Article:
A couple people have said that I came down a little hard on Bud Black in my Manager of the Year post. I certainly didn’t mean to, and if I did, I apologize. I have nothing against Bud Black and I think he did a great job. I can’t argue with his winning, nor will I. Really, I was just using his win as a means by which to explore the way in which managers are evaluated. I could have easily used a devil’s advocate device — like I did with the Padres’ 10-game losing streak — in the cases of Dusty Baker, Bobby Cox, or Charlie Manuel. All of them did things last year that at times made you scratch your head. Many of their moves, if cast in a certain light, could be shown to look bad.
But stepping back from that rather academic point, it’s worth noting that there were arguments in favor of all of the vote-garnering candidates in the NL. Briefly:
- Black: though maybe we undersold the Padres, even an optimist couldn’t have guessed them to be in it until the last weekend. Plus, I’ve always believed that a manager has his biggest impact on bullpen management, and Black certainly did a great job with the Padres’ bullpen, which ended up being the best in baseball;
- Dusty Baker: the same expectation game applied to him, as not many people picked the Reds to finish highly. I had them a distant second before the season started, but I was drinking a little bit of the Reds Kool-Aid. And while it may have stretched over two seasons, Baker deserves a lot of credit for Joey Votto’s development into an MVP candidate. His handling of Votto’s anxiety issues last year was expert, and I could easily see many managers screwing that up. There are few managers whose players speak more highly of them than Baker’s do of him;
- Bobby Cox: Scratching away the “one for the road” considerations that I feel have no place in this award, a case could certainly be made for Cox on a “most with the least” basis. At least for the second half of the season when the Braves lost player after player, and still held on to a playoff spot thanks to duct tape and baling wire. In all honesty, though, there was a lot of luck there and the Padres’ collapse helped a lot. He’d maybe get a third place vote from me — maybe fourth — but I can see why he’s in the conversation;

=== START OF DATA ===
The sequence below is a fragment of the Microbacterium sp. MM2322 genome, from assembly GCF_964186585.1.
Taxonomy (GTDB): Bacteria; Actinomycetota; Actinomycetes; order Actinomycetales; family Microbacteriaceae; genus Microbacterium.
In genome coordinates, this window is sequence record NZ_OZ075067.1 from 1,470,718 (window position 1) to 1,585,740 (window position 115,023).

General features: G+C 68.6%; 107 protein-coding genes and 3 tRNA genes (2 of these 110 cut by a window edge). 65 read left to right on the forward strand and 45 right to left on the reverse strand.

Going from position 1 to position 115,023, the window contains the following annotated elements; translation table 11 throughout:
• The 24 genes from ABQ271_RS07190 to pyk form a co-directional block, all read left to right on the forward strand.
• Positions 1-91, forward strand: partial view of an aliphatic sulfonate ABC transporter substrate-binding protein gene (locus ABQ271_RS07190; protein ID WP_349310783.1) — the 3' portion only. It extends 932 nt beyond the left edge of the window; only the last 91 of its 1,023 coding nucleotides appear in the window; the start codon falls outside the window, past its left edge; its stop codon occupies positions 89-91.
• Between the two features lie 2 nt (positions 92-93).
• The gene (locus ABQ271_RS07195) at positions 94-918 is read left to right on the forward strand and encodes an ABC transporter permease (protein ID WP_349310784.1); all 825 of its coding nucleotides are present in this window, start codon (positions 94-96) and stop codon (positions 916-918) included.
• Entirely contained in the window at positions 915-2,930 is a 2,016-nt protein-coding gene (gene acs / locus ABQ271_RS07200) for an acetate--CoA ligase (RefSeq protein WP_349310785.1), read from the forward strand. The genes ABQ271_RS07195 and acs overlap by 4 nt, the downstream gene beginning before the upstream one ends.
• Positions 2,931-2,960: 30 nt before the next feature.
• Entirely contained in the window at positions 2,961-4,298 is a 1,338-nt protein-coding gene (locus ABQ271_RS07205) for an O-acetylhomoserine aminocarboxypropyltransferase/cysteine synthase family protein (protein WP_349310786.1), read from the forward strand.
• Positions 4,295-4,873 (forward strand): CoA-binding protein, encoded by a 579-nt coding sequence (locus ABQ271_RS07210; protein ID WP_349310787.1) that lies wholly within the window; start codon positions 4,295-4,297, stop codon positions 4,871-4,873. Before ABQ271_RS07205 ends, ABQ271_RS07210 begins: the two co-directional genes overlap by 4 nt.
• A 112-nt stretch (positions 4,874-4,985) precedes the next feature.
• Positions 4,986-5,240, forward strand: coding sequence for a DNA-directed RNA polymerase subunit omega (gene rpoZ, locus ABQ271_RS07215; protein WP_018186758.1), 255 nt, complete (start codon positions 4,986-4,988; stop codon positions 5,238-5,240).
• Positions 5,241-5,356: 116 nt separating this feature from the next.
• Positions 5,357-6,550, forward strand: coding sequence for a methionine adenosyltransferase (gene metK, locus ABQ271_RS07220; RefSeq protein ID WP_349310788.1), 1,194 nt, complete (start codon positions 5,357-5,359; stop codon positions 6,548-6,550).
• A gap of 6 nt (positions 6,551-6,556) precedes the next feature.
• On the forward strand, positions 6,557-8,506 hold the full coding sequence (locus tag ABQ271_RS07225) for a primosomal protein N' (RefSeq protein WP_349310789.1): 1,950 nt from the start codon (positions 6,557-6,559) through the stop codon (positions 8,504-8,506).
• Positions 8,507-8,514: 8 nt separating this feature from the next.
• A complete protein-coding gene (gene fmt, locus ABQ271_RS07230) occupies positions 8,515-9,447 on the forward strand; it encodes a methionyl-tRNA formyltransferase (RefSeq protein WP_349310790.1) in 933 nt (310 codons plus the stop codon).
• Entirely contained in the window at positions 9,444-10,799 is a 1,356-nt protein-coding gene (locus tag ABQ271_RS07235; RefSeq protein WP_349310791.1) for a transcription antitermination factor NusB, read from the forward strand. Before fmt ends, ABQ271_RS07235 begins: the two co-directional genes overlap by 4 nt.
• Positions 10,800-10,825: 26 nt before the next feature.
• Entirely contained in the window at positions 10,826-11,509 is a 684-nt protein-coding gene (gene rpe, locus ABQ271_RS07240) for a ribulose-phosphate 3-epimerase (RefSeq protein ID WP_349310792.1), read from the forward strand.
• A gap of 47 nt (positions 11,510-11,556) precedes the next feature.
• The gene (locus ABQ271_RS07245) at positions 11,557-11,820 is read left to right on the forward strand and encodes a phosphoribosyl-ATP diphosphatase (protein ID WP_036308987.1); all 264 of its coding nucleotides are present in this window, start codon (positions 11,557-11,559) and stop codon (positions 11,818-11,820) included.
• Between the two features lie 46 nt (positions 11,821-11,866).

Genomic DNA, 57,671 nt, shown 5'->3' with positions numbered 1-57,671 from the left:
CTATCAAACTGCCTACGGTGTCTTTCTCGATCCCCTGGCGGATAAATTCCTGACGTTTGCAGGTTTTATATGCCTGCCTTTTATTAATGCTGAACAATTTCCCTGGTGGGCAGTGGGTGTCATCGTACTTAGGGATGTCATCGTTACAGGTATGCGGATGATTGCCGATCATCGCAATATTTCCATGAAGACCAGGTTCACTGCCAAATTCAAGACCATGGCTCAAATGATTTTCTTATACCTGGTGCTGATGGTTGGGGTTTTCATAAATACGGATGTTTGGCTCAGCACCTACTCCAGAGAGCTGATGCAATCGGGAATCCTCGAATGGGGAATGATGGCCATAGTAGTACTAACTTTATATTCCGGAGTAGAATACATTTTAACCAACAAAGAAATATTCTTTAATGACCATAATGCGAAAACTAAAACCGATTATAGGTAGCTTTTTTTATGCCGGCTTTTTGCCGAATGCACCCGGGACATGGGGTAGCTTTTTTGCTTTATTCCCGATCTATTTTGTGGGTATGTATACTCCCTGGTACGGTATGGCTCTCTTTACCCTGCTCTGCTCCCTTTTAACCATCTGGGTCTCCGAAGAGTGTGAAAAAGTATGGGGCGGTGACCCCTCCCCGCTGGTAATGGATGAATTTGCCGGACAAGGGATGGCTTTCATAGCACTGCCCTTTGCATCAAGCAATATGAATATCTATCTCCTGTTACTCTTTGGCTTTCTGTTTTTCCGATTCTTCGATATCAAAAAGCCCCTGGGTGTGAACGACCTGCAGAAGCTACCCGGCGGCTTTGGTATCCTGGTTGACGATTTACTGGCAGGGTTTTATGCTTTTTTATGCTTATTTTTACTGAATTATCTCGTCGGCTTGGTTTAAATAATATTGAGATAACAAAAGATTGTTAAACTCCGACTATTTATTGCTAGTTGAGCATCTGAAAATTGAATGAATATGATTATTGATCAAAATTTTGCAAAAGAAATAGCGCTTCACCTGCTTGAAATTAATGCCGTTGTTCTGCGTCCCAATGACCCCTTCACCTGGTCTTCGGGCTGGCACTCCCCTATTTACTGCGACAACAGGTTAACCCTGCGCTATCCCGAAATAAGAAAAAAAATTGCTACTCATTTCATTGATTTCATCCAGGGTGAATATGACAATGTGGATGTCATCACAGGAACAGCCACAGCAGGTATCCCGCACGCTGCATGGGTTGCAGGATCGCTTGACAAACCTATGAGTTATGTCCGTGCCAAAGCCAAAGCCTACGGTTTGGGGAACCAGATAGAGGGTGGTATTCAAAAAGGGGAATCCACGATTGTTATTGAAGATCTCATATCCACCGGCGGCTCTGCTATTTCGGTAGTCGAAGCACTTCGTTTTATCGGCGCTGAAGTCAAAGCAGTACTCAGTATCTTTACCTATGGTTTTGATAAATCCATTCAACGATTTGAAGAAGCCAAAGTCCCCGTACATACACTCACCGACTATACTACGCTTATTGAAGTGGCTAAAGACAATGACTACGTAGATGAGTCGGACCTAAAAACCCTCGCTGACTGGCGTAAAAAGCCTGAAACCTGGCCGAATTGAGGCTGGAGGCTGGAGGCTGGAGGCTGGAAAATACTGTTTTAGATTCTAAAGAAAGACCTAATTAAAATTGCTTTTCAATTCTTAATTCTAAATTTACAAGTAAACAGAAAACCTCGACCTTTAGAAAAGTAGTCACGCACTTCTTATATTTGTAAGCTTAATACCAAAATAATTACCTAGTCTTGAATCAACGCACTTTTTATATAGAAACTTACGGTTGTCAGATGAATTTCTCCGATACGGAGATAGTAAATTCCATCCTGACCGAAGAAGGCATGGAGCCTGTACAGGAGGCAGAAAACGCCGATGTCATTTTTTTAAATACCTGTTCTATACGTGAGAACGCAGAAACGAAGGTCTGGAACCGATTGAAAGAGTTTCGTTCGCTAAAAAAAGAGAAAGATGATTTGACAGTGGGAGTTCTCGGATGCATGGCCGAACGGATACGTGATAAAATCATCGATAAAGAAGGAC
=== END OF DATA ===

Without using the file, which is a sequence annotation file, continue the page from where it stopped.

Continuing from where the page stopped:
- Charlie Manuel: I don’t know that he should have won, but I thought he’d get more consideration than he did. The Phillies were injured all year, and Manuel did a great job keeping that operation together. In the end, though, he was hurt by (a) the feeling that the Phillies were already the most talented team in the NL to begin with; and (b) the Oswalt trade. That trade and the Three Aces stuff ended up setting the narrative for the second half of the Phillies season, not Manuel’s genius. Though, obviously, it’s a lot more complicated than that. Managers of the most talented teams have won the award. So too have managers of the team that has made the big trade. I think Manuel deserved better.
- Brad Mills: they started so poorly and then traded off all of their veteran talent, yet after the first couple of weeks of the season, Mills’ Astros matched all but the very top teams in the NL.
- Bruce Bochy: Some of the sharpest minds in baseball, ahem, wrote them off in June, but he rallied the troops, righted the ship, mixed six more metaphors and led the team to the NL West title (votes were in before the playoffs began).
So they all had their merits. And in the end, I’m back where I began: If given an MVP or Cy Young ballot tomorrow I’d have no problem filling them out. But I have no idea how to go about valuing candidates for the Manager of the Year Award. I look forward to reading some of the voters’ explanations — especially Christina Kahrl’s over at Baseball Prospectus, who had a MoY vote — to see how they went about it.
CC Sabatha made headlines in October when he abruptly left the Yankees to go into alcohol rehab. After a month there he came back and gave interviews about his decision and his battle with the bottle and then disappeared into the offseason the way most players do.